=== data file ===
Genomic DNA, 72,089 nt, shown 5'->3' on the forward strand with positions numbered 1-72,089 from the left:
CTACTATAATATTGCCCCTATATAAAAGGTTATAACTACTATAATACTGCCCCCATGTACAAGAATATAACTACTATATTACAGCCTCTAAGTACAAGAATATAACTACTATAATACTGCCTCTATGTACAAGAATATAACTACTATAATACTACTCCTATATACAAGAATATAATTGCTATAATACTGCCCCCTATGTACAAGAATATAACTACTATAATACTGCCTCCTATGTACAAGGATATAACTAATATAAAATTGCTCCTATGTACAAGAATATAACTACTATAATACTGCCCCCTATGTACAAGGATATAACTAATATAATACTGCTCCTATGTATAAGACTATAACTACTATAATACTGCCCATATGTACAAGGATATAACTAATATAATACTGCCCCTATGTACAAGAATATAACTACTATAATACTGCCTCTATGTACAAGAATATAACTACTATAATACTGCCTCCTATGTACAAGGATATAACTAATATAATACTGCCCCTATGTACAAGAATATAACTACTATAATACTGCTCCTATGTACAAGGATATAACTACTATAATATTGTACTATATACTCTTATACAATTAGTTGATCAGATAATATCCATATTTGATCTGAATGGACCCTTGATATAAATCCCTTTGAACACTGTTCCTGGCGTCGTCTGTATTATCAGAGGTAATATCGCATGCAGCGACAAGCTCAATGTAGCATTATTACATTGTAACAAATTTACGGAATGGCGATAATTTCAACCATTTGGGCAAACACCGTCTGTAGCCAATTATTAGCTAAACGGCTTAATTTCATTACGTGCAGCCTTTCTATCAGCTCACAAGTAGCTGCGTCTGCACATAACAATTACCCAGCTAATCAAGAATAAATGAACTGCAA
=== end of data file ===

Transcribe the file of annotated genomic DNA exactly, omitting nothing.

Genomic DNA, 72,089 nt, shown 5'->3' on the forward strand with positions numbered 1-72,089 from the left:
CTACTATAATATTGCCCCTATATAAAAGGTTATAACTACTATAATACTGCCCCCATGTACAAGAATATAACTACTATATTACAGCCTCTAAGTACAAGAATATAACTACTATAATACTGCCTCTATGTACAAGAATATAACTACTATAATACTACTCCTATATACAAGAATATAATTGCTATAATACTGCCCCCTATGTACAAGAATATAACTACTATAATACTGCCTCCTATGTACAAGGATATAACTAATATAAAATTGCTCCTATGTACAAGAATATAACTACTATAATACTGCCCCCTATGTACAAGGATATAACTAATATAATACTGCTCCTATGTATAAGACTATAACTACTATAATACTGCCCATATGTACAAGGATATAACTAATATAATACTGCCCCTATGTACAAGAATATAACTACTATAATACTGCCTCTATGTACAAGAATATAACTACTATAATACTGCCTCCTATGTACAAGGATATAACTAATATAATACTGCCCCTATGTACAAGAATATAACTACTATAATACTGCTCCTATGTACAAGGATATAACTACTATAATATTGTACTATATACTCTTATACAATTAGTTGATCAGATAATATCCATATTTGATCTGAATGGACCCTTGATATAAATCCCTTTGAACACTGTTCCTGGCGTCGTCTGTATTATCAGAGGTAATATCGCATGCAGCGACAAGCTCAATGTAGCATTATTACATTGTAACAAATTTACGGAATGGCGATAATTTCAACCATTTGGGCAAACACCGTCTGTAGCCAATTATTAGCTAAACGGCTTAATTTCATTACGTGCAGCCTTTCTATCAGCTCACAAGTAGCTGCGTCTGCACATAACAATTACCCAGCTAATCAAGAATAAATGAACTGCAA